Leadership and Technology

The Poole Business Women’s Lunch Club were fortunate enough to have James Sale as guest speaker this week.  James’ presentation on leadership was highly engaging and relevant, discussing the differences between being a manager and a leader.


James has been generous enough to write this post for us on the same theme of leadership.


Leadership and Technology

“Leadership, as I often like to say, is the number 1 factor bar none that accounts for organisational success. Even if everything else is set-up to work, to be effective and to be efficient, a bad leader can screw up every advantage, natural or contrived. Nowadays we talk about the big three things driving organisations: People, Processes and Technology, and clearly leadership is in the first category.


My own company relies heavily on technology for its outcomes and its success. It would be true to say that even 15 years ago it would be difficult to conceive of how my company could have worked and functioned without the outstanding technological innovations of the last twenty years. So do I like technology? You bet! And yet I feel too that technology is becoming far too widely accepted without the scrutiny and critical analysis that properly belongs to a leader’s function (or one that the leader would and should commission). Put another way: there are at least three major problems with technology that leaders – in their rush to be successful – seem to conveniently ignore, and I would like to outline them here.


First, that technology has a dreadful habit of sponsoring co-dependence and ultimately servitude. We see this in the street or on the train: the men and women who cannot stop barking into a mobile phone; and those who cannot prevent themselves accessing their emails wherever they are, including at family socials. The great French writer Proust magisterially foresaw this as early as the late Nineteenth Century when a friend asked him to acquire a telephone and Proust asked what a telephone was. The friend patiently explained – it sat on your wall, it rang, you picked it up, you spoke with somebody miles away. But for Proust it was enough to know it rang – ‘I am the servant of that!’ he exclaimed. When bells rang, servants were summoned. He had no intention of being a servant to a bell ringing on his wall; he realised the essential infringement of his liberty that was contained in the very concept of a phone.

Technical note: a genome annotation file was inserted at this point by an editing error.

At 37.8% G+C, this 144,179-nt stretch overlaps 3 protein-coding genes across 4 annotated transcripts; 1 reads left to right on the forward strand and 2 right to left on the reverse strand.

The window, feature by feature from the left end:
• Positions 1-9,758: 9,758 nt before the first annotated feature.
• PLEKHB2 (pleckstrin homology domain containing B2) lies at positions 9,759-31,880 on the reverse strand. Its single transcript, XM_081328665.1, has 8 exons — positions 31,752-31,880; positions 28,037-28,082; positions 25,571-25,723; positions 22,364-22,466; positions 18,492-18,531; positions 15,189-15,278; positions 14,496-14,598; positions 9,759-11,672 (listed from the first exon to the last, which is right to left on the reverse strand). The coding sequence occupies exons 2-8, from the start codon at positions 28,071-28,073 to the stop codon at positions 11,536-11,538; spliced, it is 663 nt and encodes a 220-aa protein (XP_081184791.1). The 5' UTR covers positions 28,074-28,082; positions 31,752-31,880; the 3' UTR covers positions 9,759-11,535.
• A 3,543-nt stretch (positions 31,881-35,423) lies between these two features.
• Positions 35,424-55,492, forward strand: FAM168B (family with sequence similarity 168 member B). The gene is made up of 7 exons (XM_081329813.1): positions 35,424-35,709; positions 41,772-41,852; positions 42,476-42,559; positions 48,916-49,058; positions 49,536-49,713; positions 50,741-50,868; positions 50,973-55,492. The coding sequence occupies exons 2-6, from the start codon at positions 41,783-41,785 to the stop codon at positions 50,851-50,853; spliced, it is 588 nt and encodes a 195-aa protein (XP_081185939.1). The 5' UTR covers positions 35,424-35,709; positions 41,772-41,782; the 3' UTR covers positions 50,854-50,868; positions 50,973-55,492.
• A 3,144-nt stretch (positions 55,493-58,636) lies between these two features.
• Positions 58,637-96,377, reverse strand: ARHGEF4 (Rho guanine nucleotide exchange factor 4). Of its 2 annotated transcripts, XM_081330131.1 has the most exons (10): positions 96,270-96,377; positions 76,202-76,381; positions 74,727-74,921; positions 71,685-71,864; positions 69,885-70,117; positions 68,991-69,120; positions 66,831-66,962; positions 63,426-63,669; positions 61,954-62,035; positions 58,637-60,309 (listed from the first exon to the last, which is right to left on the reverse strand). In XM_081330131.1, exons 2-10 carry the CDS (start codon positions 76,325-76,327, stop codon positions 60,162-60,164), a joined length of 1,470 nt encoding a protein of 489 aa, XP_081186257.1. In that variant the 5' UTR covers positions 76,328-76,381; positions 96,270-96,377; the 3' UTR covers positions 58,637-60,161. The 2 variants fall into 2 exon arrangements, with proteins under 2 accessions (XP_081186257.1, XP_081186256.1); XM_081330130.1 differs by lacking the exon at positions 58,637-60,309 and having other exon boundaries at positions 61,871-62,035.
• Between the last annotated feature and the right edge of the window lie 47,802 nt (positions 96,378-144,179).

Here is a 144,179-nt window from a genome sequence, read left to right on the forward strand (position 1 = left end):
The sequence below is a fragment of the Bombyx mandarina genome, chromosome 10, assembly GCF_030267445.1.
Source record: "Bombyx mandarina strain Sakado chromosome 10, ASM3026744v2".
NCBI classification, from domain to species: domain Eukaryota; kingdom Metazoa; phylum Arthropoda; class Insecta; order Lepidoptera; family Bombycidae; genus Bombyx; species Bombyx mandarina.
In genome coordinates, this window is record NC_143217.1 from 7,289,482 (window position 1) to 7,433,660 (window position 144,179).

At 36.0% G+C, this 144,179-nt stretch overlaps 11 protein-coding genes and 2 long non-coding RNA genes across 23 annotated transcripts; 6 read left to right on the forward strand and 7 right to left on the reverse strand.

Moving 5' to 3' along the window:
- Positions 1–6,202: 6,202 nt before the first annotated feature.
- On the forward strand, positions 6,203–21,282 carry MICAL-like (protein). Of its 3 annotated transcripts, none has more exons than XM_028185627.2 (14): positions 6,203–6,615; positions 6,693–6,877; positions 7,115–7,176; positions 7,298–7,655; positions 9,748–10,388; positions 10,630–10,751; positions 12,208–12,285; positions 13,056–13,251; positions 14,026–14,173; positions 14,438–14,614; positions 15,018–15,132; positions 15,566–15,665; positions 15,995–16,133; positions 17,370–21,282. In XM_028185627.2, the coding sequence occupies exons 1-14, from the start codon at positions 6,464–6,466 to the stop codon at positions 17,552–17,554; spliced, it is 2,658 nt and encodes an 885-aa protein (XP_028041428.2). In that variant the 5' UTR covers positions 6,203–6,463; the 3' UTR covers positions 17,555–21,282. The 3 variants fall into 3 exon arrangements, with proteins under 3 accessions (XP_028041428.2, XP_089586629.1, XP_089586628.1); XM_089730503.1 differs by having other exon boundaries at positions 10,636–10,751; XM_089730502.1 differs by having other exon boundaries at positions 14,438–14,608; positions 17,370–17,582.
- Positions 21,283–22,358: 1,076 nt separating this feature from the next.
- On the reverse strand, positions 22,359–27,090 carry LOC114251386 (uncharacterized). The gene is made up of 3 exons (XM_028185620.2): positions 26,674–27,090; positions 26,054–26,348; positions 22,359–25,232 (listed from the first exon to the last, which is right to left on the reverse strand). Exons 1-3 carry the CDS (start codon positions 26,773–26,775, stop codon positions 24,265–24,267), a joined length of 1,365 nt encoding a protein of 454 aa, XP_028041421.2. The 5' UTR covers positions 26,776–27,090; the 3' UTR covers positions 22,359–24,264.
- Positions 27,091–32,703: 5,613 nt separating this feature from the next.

Which leads to the second point: the law of unintended consequences. We see technology as being a solution; but always with the solution there seems to be an accompanying deeper problem. After all, only thirty years ago the new technology was supposed to liberate us; we were only going to be working 2 or 3 day weeks as the technology and the robots took the strain. (Not much talk of that now, though, is there? – all conveniently shelved). But of course the precise opposite has happened. Now, with all this technology abounding, both partners HAVE to work, hours of work are massively extended, Sundays or days or rest barely exist in some sectors, and so it goes on. The technology that sets us free has enslaved us (and it has done other things as well when we consider the state of the Earth). What has the leader to say about this?


Finally, technology has subtly led to a belief system that is almost certainly false: the belief in ‘progress’, and in the utopia just round the corner. Just around the corner people will live to 150, just around the corner cancer will be cured, just around the corner there will be a better world in which everyone can chat on Facebook and they won’t need to fight anymore. Yea, just around the corner. As I said before, this belief has been going on for two hundred years, and it is a ‘belief’ – in the sense that it has no more substance than a dream. In many respects the Twentieth Century was the most horrific century in the whole history of the world – it’s difficult now to imagine it perhaps in the comfort of our Western armchairs – and technology played its full part in making it so horrific: the guns of World War One, the gas chambers of World War 2, the atomic bombs, the napalm and so it goes on.


Thus it is that leadership is about discrimination: the discrimination of ideas; of not accepting the prevailing wisdom and contemporary cant that passes for thought but is merely magazine fodder; of challenging the powers of orthodoxy who are bit by bit (and one may say, byte by byte) enslaving the world. We need leaders who harness technology on behalf of the people to empower them. So we are back to a fundamental distinction that many overlook who see technology as being an unlimited ‘good’: technology is good when it genuinely serves the interest of all the people, and technology is bad when it does the opposite – when dictators, plutocrats, oligarchs, ego-driven CEOs and MDs use it to exploit the last farthing out of people.”